Producing Financially Literate Kids Is Becoming A Priority In US Schools… And I Say It’s About Time Personal Finance Is A Requirement
Are you financially literate? Maybe you are now, depending on how old you are and how much time you spent developing your personal finance skills.
But were you financially literate when you graduated high school?
Probably not, because you were never TAUGHT about personal finance.
Luckily, more and more states in the U.S. are passing legislation making personal finance a requirement. And I think producing financially literate kids is a great idea.
“Nearly half the states already mandate such instruction, and more states could pass legislation this year to make sure students, particularly those at the high school level, have it before they graduate.”
My question is… what’s taken so long for this to become a priority?
You Are, And Always Have Been,
Your Own Financial Manager
At some point in your life, you come into possession of money that is yours. And since it is yours, you have to decide what to do with it. From that moment on… you are your own financial manager.
All the money that has come into your possession from that moment on was your responsibility to manage.
- You decided when and how you would spend it.
- You decided when and if you would save it.
- And you decided when and if you would invest it.
In a way, being your own financial manager is your first job, and one you’ll continue to keep for a lifetime. So, you would think you would receive personal finance training from a very early age and consistently throughout your life.
But you would be wrong.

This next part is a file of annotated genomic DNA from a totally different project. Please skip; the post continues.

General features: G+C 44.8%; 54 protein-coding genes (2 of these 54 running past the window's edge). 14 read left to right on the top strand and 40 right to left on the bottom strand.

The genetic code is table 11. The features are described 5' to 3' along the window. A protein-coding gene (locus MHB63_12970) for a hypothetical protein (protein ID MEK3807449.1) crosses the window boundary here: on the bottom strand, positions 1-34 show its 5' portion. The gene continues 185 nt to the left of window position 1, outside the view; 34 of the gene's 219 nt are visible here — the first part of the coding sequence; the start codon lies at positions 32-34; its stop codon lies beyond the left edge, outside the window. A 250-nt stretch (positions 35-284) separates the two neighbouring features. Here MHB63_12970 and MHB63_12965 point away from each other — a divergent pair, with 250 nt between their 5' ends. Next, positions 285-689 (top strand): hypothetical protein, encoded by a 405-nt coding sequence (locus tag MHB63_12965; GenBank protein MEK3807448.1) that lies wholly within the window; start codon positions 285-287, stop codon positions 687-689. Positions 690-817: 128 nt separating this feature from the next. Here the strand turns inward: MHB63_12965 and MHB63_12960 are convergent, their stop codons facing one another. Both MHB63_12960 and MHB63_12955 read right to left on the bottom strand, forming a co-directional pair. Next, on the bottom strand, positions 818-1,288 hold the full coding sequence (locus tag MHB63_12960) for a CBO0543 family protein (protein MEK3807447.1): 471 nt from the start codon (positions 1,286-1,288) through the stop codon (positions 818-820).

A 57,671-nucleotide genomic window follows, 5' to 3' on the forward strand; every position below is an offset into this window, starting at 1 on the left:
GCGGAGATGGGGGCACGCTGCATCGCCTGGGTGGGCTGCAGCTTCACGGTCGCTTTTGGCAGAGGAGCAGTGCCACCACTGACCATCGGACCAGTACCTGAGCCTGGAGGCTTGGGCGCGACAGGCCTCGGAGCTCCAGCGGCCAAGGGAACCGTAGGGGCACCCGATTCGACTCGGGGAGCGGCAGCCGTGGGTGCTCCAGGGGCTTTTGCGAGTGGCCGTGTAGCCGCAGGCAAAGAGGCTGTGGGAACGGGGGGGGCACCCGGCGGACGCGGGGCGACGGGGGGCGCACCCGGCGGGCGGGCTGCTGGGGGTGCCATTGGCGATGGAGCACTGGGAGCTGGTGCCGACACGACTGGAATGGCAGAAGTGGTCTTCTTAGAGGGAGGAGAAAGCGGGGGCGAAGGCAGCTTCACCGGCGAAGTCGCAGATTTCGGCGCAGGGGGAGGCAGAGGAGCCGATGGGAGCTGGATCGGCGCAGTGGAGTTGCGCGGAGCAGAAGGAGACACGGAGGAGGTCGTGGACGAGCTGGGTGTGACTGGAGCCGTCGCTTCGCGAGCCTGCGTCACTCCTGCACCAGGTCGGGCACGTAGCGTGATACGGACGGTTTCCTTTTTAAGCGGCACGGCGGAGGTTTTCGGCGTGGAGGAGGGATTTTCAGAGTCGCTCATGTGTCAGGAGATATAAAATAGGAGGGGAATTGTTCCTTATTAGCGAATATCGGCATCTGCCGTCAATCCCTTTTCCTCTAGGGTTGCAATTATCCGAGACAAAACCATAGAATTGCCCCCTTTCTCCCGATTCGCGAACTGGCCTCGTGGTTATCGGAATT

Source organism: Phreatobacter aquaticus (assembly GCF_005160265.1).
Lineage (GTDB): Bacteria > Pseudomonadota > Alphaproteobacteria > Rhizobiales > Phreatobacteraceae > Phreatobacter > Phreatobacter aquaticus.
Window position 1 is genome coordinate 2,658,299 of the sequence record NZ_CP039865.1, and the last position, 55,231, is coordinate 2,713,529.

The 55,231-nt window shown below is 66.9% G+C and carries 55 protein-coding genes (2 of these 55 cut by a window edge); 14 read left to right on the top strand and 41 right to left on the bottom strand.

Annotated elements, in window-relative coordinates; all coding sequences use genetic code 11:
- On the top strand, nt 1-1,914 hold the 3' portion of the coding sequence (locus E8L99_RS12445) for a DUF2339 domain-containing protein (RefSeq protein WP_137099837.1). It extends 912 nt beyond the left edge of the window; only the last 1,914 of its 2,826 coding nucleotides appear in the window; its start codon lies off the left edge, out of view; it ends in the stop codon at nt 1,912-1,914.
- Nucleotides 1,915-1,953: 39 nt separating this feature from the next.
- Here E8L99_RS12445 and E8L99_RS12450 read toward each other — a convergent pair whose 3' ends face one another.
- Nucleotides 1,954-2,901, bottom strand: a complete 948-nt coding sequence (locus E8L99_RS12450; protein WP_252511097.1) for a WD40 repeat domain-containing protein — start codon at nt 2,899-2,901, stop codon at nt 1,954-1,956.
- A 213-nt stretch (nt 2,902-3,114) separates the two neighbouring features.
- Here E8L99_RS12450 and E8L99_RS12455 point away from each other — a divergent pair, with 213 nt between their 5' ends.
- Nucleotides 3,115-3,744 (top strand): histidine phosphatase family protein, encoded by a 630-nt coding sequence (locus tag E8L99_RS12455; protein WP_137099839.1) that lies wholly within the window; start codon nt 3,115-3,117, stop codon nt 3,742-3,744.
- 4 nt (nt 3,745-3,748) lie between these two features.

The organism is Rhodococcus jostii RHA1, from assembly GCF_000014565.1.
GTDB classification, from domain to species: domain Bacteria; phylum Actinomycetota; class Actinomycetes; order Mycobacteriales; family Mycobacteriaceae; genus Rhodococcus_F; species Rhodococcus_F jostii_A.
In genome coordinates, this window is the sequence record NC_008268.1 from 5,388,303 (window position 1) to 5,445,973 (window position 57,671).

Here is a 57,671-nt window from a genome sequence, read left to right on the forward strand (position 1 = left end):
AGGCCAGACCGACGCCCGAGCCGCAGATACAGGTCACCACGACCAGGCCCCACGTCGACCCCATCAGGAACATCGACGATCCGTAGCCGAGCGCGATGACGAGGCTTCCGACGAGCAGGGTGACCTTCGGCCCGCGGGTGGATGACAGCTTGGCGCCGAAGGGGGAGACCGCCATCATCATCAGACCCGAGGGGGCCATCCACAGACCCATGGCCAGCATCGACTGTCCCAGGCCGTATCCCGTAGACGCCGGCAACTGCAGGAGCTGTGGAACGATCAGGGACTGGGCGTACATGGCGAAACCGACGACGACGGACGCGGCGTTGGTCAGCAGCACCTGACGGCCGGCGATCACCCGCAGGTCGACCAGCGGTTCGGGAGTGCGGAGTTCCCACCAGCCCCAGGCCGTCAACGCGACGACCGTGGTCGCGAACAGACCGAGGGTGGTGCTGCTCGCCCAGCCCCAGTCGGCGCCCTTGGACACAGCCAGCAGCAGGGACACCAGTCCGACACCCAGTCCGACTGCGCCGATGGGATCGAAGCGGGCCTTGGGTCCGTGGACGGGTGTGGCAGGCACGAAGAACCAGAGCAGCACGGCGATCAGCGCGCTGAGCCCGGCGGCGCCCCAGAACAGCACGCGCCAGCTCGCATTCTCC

This means most people are never properly trained to perform their first, and possibly most important, job. Oh yes, they got all the responsibility and were expected to manage their money correctly. And yes, they feel the real world consequences when they do it wrong.
But nobody really took the time to TEACH us about personal finance and what we should do with our money if we want lifelong financial security.
No wonder so many people reach an older age and realize (maybe too late), that they are not on a path that leads to financial security.
Was Your Lack Of Personal Finance Training
An Oversight, Or Planned
When you look at it, it’s bewildering that training on becoming financially literate was sadly lacking from our education. Was this just an important life skill that slipped through the cracks, or is there something more sinister going on here?
One argument for not teaching personal finance in schools is because many people believe financial education is the responsibility of parents.
“Some parents say it is their responsibility, not the schools’, to teach their kids about money. But few are doing the work, and many parents have not had sufficient personal finance education themselves.”
Learning something as important as personal finance from someone with no education on the topic really is the issue, isn’t it?
If it is the responsibility of the parents to teach their kids to be financially literate, and the parents themselves never were taught personal finance… then what caliber of training do you expect the parents to provide?
Yea, no beneficial training at all. Very low caliber personal finance education. Or worse, teachings that lead to devastating money mistakes.
My thoughts on why kids are not taught to be financially literate are a little more sinister. And I want to be clear, this is just my opinion…
It seems the only people that would benefit from keeping the vast majority of people from becoming financially literate are employers who want you bound to your job. I mean, if you spend every penny you make (and more), then you’ll ever be in the position to leave the workforce.